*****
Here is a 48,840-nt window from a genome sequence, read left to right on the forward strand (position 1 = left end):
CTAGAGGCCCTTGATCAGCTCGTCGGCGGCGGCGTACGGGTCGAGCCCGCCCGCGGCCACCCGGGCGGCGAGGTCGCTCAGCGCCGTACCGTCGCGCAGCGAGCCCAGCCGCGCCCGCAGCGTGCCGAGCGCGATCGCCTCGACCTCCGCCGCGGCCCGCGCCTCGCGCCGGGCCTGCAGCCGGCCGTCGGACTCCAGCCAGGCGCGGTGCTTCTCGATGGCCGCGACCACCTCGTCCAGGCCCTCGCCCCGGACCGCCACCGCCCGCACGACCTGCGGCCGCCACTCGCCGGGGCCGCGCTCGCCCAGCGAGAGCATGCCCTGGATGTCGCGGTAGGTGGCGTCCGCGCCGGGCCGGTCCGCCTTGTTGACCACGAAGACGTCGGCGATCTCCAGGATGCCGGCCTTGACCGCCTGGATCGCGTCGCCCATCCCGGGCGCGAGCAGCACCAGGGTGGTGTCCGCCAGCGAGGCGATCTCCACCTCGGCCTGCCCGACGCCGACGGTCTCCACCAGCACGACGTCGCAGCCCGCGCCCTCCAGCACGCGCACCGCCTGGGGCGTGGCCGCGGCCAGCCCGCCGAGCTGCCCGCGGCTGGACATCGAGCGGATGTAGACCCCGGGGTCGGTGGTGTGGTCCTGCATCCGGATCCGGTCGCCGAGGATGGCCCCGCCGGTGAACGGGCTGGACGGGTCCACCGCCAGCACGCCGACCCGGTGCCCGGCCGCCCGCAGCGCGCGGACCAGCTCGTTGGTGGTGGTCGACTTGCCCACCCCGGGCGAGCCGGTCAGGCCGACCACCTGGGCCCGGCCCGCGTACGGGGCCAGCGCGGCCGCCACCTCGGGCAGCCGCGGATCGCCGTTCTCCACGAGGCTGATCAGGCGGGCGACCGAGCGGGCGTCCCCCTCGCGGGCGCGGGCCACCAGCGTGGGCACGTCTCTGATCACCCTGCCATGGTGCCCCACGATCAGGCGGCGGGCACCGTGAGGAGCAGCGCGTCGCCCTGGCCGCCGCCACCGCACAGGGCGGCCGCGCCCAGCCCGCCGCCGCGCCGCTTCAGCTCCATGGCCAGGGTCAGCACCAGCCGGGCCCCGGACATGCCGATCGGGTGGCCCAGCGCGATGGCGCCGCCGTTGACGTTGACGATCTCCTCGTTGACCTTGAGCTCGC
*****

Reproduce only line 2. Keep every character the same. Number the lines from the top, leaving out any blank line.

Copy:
CTAGAGGCCCTTGATCAGCTCGTCGGCGGCGGCGTACGGGTCGAGCCCGCCCGCGGCCACCCGGGCGGCGAGGTCGCTCAGCGCCGTACCGTCGCGCAGCGAGCCCAGCCGCGCCCGCAGCGTGCCGAGCGCGATCGCCTCGACCTCCGCCGCGGCCCGCGCCTCGCGCCGGGCCTGCAGCCGGCCGTCGGACTCCAGCCAGGCGCGGTGCTTCTCGATGGCCGCGACCACCTCGTCCAGGCCCTCGCCCCGGACCGCCACCGCCCGCACGACCTGCGGCCGCCACTCGCCGGGGCCGCGCTCGCCCAGCGAGAGCATGCCCTGGATGTCGCGGTAGGTGGCGTCCGCGCCGGGCCGGTCCGCCTTGTTGACCACGAAGACGTCGGCGATCTCCAGGATGCCGGCCTTGACCGCCTGGATCGCGTCGCCCATCCCGGGCGCGAGCAGCACCAGGGTGGTGTCCGCCAGCGAGGCGATCTCCACCTCGGCCTGCCCGACGCCGACGGTCTCCACCAGCACGACGTCGCAGCCCGCGCCCTCCAGCACGCGCACCGCCTGGGGCGTGGCCGCGGCCAGCCCGCCGAGCTGCCCGCGGCTGGACATCGAGCGGATGTAGACCCCGGGGTCGGTGGTGTGGTCCTGCATCCGGATCCGGTCGCCGAGGATGGCCCCGCCGGTGAACGGGCTGGACGGGTCCACCGCCAGCACGCCGACCCGGTGCCCGGCCGCCCGCAGCGCGCGGACCAGCTCGTTGGTGGTGGTCGACTTGCCCACCCCGGGCGAGCCGGTCAGGCCGACCACCTGGGCCCGGCCCGCGTACGGGGCCAGCGCGGCCGCCACCTCGGGCAGCCGCGGATCGCCGTTCTCCACGAGGCTGATCAGGCGGGCGACCGAGCGGGCGTCCCCCTCGCGGGCGCGGGCCACCAGCGTGGGCACGTCTCTGATCACCCTGCCATGGTGCCCCACGATCAGGCGGCGGGCACCGTGAGGAGCAGCGCGTCGCCCTGGCCGCCGCCACCGCACAGGGCGGCCGCGCCCAGCCCGCCGCCGCGCCGCTTCAGCTCCATGGCCAGGGTCAGCACCAGCCGGGCCCCGGACATGCCGATCGGGTGGCCCAGCGCGATGGCGCCGCCGTTGACGTTGACGATCTCCTCGTTGACCTTGAGCTCGC